State-of-the-art technology has revealed the previously invisible climate change impact of gas and coal production in Australia for the first time at this scale.
International experts have documented the reality of alarming levels of climate-damaging gas pollution escaping from more than 100 sources at 35 industrial sites in Queensland and NSW as part of a field investigation with the Australian Conservation Foundation.
The optical gas imaging (OGI) technology, which uses a special filter to pick up methane’s infrared energy and make it visible on a screen, captured footage of extensive leaking at facilities run by Santos, Origin and gas pipeline company Jemena.
The field trip – a joint initiative of the global non-profit Clean Air Task Force and the Australian Conservation Foundation – visited coal mines and gas facilities in June and found:
“These findings reinforce fears that emissions of methane – the major component of so-called ‘natural gas’ which has more than 80 times the global warming impact of CO2 over a short time horizon – are well above reported levels,” said ACF’s lead investigator Annica Schoo.
“Our field trip showed leaking and venting of this invisible, highly potent gas is widespread.
“But Australia is at the back of the global pack when it comes to methane mitigation, with regulations too weak to stop companies releasing methane freely from their facilities.
“Methane emissions are believed to account for about 30% of the global temperature rise since the industrial revolution.
“We documented methane leaks at every stage of the gas extraction and distribution process.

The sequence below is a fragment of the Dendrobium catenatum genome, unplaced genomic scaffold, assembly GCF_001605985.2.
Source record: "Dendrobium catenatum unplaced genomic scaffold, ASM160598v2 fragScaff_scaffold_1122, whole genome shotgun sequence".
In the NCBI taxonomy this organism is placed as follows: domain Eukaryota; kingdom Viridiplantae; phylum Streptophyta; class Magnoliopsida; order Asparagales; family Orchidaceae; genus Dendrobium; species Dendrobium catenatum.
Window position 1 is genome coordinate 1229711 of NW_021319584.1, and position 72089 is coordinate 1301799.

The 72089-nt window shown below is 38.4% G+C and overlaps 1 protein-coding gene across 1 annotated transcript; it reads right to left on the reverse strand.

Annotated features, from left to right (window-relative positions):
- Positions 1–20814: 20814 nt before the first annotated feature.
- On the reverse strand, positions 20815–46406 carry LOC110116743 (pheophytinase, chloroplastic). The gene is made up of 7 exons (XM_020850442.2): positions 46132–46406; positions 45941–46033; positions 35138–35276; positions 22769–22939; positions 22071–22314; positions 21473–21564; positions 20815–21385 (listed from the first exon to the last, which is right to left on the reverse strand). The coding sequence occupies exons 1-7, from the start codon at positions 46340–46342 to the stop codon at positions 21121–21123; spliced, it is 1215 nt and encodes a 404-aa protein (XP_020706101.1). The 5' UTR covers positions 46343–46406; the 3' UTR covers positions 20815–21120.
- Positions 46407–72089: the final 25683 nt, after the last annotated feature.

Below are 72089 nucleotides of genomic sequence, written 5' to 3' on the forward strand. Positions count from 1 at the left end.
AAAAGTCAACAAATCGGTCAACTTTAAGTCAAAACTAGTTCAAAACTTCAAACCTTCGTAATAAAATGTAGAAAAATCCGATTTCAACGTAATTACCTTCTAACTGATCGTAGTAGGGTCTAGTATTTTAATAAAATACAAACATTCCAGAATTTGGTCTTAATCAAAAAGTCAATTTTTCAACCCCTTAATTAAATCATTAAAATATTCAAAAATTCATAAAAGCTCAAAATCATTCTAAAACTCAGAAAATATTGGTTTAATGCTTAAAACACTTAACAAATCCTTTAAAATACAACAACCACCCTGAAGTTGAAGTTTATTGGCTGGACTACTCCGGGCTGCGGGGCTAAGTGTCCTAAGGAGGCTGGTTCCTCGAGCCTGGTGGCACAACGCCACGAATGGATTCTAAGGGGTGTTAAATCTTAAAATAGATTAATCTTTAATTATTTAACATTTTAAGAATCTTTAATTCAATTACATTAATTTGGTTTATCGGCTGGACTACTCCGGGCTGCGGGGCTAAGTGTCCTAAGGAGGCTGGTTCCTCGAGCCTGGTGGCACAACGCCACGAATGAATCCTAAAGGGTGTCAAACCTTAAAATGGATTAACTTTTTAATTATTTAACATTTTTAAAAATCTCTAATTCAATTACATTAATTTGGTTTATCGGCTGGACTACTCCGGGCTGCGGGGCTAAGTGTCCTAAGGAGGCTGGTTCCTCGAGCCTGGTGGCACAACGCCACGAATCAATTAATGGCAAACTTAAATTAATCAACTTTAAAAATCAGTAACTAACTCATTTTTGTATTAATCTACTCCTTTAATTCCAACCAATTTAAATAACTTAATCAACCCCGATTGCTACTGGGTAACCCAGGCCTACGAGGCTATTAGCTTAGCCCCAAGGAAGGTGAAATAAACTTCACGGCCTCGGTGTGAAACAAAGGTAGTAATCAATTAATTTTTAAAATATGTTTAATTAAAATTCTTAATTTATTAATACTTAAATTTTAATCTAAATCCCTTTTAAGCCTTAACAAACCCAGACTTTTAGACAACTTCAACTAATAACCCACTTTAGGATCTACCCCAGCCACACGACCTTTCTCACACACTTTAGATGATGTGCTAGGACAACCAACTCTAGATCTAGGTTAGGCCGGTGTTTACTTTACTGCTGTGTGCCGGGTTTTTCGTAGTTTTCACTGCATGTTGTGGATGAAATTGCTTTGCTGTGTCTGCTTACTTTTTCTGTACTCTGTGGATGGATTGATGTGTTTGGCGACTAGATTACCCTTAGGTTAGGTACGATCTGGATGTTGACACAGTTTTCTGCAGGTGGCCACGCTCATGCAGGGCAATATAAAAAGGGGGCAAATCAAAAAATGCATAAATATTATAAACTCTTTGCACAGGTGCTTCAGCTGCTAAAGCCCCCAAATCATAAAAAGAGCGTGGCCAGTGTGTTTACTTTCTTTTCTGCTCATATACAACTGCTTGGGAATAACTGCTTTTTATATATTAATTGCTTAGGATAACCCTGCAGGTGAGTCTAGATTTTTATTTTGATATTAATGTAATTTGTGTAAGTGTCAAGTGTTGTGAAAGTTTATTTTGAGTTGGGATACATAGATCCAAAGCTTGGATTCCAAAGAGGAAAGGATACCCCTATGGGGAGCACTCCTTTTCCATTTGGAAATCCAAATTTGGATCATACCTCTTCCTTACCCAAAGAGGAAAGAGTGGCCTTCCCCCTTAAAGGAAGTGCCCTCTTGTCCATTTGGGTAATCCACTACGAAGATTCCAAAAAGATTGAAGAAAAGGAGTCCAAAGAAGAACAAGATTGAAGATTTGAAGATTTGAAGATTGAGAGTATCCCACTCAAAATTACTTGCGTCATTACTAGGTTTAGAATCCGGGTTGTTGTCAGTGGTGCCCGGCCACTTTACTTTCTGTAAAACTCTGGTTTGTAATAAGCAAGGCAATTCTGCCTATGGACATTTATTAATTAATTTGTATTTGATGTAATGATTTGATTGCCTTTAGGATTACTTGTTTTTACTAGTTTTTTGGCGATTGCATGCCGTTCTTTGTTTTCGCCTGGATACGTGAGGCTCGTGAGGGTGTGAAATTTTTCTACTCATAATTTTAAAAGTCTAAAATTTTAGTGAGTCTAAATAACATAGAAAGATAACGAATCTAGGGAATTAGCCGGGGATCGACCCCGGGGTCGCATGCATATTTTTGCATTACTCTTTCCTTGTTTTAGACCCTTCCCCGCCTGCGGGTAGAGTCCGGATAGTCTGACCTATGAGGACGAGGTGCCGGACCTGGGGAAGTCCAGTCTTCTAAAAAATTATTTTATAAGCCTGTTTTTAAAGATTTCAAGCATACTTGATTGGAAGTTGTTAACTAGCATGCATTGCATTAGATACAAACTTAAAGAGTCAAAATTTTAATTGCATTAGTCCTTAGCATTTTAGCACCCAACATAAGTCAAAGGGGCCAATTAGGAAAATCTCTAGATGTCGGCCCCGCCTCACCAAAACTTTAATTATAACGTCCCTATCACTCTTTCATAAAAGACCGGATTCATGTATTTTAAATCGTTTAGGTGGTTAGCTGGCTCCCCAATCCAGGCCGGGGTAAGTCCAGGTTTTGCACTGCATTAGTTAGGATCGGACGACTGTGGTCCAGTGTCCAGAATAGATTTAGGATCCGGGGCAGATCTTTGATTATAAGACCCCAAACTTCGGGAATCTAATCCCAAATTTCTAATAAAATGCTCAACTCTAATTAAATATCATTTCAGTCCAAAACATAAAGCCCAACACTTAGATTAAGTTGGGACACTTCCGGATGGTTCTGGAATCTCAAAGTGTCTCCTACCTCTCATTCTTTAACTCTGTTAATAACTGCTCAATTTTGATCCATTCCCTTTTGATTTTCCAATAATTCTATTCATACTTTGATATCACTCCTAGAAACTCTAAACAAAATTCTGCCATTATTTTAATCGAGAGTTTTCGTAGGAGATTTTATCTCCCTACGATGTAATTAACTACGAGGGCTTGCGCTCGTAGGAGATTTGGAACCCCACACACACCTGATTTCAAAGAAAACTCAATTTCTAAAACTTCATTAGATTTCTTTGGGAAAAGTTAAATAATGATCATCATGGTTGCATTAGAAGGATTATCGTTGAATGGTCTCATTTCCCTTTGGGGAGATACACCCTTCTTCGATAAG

“The fact is, we just don’t know how much climate-heating methane is leaking from coal and gas in Australia because the regulations are so weak and under-reporting is rife.
“The best science says Australia needs to cut methane emissions by 75% by 2030, so we call on the Albanese government to put a hold on all new coal and gas approvals pending an accurate determination of the CO2 and methane that is coming from coal and gas facilities.
“The government must establish a methane action plan that requires companies to accurately measure and report on methane emissions, install methane abatement technology at existing facilities and rehabilitate leaking abandoned mines.
“The plan should require companies to find and fix leaks as soon as they can.”
The methane footage was captured by Théophile Humann-Guilleminot, a certified Level 1 Infrared Thermographer with the Clean Air Task Force, using a FLIR GF320 camera.
“Our joint fieldwork with the Australian Conservation Foundation reveals the extent of methane pollution in NSW and Queensland gas and coal operations,” he said.
“In particular, the Talinga and Condomine gas field, operated by Origin, was the most shocking: wherever I pointed my camera, I saw methane pouring out of the equipment, sometimes from three to four different point sources.
“In times of heated debates on energy cost, seeing all this gas wasted and supercharging climate change is deeply worrying.
“I have personally undertaken methane fieldwork in eight countries and filmed at more than 250 fossil fuel sites. Doing this work in Australia was on another level.”
A new report by Rennie Advisory, released today, compares methane regulation in Australia with six other jurisdictions and sets out three key policy actions that would start to curb methane emissions from the fossil fuel sector in Australia.